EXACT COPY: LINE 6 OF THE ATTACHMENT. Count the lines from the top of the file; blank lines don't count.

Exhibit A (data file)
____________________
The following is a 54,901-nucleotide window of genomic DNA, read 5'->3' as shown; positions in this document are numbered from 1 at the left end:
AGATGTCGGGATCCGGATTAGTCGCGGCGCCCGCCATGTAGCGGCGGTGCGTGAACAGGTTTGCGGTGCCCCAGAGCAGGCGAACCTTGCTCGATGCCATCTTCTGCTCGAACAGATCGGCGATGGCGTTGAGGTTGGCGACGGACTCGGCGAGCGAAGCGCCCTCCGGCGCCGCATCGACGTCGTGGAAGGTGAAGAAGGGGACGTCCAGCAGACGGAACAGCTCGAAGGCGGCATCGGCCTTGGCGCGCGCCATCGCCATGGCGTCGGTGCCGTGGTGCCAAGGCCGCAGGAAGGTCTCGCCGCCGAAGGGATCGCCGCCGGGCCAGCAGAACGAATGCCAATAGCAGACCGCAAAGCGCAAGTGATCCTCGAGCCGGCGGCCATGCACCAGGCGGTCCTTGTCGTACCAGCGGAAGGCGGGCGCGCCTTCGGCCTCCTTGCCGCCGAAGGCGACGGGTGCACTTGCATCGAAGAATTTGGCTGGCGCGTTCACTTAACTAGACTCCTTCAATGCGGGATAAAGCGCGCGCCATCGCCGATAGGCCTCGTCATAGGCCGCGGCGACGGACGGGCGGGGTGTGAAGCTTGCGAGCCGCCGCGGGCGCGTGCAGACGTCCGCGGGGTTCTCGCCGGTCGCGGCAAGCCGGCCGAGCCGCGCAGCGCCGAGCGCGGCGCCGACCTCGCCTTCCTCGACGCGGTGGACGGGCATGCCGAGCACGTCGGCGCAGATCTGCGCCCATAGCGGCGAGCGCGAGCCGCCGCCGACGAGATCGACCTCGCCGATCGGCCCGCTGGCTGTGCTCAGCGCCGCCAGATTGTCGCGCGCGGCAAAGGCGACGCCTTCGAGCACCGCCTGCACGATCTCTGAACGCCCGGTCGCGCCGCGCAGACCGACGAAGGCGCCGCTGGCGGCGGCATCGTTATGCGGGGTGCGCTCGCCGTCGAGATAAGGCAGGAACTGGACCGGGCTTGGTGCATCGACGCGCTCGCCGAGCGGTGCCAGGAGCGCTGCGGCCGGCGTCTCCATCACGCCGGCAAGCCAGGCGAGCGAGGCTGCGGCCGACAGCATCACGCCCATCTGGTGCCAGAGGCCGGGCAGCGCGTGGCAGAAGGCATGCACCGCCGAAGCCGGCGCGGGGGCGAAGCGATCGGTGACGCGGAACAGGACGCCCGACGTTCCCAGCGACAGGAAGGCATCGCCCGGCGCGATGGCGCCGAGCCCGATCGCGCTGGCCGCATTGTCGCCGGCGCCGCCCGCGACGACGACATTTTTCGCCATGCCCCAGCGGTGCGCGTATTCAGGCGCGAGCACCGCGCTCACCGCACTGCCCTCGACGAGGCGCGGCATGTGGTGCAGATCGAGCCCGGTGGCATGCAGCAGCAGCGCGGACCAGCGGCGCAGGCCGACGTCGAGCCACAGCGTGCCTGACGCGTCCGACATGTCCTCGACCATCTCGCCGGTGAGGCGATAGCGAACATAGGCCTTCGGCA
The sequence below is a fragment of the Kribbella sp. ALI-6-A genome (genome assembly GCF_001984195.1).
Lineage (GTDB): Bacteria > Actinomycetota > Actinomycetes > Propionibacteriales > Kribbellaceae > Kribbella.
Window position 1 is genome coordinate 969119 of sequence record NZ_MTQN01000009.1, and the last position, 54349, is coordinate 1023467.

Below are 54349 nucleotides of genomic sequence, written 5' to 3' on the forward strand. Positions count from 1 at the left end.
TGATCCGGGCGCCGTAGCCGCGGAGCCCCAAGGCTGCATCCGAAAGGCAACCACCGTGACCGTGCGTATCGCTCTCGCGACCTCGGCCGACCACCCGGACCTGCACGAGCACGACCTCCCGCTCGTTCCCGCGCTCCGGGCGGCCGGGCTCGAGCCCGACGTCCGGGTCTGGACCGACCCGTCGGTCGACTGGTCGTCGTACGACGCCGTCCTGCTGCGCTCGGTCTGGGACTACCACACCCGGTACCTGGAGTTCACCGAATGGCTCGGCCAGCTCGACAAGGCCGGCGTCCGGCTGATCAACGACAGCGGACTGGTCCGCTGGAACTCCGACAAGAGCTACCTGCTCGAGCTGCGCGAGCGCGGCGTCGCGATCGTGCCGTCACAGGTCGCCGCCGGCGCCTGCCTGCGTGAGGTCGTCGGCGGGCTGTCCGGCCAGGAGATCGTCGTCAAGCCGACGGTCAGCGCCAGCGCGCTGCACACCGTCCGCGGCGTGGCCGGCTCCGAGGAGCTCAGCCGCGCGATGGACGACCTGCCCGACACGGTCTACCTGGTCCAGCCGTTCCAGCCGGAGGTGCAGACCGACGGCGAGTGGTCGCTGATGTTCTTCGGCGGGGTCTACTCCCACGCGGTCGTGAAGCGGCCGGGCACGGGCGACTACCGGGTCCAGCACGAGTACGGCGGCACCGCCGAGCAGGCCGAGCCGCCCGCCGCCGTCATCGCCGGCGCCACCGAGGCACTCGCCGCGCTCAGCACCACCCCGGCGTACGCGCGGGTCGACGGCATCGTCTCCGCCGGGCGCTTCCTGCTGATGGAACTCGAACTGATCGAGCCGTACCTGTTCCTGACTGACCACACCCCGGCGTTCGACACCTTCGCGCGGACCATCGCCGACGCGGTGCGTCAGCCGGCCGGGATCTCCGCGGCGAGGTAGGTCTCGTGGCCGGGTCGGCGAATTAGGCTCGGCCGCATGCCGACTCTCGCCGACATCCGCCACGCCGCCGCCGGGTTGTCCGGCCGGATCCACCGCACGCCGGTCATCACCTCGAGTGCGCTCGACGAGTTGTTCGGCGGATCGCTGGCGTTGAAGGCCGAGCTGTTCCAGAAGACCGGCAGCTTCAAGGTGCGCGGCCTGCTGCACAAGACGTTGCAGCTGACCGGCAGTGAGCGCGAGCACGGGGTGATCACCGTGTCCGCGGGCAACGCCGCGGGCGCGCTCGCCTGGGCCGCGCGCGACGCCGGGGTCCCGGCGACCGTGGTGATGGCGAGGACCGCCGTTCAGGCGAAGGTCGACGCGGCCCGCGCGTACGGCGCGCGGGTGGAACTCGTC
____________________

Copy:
Below are 54349 nucleotides of genomic sequence, written 5' to 3' on the forward strand. Positions count from 1 at the left end.